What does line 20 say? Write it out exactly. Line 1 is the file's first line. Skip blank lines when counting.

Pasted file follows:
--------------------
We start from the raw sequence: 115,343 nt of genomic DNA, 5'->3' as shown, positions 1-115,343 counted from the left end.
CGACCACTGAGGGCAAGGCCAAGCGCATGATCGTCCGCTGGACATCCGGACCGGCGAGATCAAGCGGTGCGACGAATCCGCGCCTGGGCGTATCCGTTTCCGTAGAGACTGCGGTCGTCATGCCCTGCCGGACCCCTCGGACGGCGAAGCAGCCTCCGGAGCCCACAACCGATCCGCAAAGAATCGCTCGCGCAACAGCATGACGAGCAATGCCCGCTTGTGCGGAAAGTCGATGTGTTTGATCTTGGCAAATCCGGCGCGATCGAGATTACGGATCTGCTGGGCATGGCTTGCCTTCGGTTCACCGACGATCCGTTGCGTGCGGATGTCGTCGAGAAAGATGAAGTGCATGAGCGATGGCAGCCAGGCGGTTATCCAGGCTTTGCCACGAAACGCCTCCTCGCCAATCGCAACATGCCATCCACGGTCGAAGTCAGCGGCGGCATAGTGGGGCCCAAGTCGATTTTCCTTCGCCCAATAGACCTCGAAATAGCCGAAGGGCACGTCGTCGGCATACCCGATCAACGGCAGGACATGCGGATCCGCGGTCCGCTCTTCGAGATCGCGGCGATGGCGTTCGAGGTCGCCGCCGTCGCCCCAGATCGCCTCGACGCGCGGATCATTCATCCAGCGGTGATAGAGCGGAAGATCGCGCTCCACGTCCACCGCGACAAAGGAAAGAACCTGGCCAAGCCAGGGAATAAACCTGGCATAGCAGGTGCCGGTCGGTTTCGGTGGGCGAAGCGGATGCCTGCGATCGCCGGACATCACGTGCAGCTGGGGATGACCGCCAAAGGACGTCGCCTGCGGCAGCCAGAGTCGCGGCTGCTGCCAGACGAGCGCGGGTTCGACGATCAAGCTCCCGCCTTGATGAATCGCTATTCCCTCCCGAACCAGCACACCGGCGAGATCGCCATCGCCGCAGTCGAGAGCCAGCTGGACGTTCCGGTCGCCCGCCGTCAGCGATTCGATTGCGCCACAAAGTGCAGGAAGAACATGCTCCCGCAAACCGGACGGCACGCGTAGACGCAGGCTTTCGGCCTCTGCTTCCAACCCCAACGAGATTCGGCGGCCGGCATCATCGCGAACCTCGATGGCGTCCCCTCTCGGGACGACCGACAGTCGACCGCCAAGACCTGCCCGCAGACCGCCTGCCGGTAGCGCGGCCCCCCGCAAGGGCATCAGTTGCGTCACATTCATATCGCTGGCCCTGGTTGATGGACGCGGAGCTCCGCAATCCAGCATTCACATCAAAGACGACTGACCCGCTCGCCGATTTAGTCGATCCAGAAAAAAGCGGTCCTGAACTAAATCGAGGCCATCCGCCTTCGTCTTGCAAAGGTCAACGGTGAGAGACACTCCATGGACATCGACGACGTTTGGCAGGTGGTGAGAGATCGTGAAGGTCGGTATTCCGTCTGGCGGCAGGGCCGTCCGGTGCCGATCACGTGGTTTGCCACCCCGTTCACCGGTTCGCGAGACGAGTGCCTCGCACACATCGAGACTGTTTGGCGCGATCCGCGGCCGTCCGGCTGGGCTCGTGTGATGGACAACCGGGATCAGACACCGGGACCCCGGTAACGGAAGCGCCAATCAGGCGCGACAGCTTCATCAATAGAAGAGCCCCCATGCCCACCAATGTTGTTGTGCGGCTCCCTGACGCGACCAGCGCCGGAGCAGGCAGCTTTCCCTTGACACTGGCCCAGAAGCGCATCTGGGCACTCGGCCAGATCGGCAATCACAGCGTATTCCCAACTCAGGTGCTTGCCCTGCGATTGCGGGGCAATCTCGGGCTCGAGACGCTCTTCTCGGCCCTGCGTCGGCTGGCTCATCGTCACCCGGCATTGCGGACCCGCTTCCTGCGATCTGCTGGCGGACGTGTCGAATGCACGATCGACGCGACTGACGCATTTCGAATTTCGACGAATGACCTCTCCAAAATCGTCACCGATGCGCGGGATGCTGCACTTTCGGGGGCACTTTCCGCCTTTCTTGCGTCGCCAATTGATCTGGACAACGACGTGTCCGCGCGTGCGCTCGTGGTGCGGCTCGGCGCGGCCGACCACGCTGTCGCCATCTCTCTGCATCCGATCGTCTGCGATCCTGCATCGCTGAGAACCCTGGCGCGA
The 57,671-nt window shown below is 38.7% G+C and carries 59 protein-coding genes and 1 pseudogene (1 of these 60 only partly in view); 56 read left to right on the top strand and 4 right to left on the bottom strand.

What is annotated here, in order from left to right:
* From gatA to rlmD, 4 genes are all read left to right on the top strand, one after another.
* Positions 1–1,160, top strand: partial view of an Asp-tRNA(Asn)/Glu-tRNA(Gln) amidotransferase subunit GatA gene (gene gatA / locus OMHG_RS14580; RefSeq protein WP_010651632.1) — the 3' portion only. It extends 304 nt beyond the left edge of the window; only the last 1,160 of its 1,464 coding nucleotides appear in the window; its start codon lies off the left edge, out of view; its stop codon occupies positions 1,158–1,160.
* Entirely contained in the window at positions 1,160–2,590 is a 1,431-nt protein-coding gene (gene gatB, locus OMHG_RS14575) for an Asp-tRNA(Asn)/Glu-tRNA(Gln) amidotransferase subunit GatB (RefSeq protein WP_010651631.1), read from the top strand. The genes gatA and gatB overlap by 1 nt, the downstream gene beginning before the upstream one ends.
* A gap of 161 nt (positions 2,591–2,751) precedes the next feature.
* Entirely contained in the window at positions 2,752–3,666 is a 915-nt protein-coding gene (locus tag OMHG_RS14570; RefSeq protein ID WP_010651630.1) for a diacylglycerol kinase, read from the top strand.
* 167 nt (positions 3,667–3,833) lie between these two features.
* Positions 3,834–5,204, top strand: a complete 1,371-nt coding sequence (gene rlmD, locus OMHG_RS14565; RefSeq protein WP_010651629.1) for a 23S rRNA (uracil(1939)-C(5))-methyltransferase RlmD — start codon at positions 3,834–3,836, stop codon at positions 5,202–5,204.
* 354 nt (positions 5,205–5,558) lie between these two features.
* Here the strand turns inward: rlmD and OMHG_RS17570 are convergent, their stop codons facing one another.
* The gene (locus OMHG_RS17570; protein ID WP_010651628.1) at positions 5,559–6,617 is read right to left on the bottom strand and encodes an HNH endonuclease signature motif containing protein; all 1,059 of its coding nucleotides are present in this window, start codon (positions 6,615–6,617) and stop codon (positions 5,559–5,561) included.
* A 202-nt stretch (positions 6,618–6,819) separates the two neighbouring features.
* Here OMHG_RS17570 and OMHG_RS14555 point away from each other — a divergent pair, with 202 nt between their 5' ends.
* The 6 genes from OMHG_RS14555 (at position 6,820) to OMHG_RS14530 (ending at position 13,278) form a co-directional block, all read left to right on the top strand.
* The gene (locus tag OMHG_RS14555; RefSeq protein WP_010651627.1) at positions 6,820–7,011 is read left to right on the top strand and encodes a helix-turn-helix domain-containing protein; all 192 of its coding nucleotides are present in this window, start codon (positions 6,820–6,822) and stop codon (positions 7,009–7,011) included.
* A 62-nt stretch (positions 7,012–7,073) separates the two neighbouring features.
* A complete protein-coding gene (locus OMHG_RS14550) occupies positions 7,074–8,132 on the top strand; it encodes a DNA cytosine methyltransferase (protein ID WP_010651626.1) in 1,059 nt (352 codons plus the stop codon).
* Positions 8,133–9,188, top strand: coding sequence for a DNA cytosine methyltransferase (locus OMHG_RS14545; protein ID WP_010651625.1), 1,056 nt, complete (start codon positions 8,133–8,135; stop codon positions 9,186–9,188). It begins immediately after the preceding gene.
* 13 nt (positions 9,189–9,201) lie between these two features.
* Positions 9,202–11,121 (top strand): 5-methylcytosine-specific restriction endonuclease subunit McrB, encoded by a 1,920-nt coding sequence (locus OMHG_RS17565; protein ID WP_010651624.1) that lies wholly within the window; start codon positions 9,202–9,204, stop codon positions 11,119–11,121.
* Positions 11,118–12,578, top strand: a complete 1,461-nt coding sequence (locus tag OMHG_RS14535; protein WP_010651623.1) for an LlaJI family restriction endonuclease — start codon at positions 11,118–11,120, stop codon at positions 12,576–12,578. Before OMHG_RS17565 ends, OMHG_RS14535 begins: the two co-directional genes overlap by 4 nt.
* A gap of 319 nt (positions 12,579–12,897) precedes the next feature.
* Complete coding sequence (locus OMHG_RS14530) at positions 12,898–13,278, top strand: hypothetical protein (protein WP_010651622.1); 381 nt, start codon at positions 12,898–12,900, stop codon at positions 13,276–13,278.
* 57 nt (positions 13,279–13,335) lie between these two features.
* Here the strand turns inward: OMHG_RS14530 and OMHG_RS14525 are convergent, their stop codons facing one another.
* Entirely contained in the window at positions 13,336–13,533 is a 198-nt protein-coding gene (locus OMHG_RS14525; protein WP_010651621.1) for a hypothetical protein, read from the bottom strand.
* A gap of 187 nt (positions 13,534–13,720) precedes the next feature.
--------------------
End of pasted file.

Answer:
* A complete protein-coding gene (locus OMHG_RS14550) occupies positions 7,074–8,132 on the top strand; it encodes a DNA cytosine methyltransferase (protein ID WP_010651626.1) in 1,059 nt (352 codons plus the stop codon).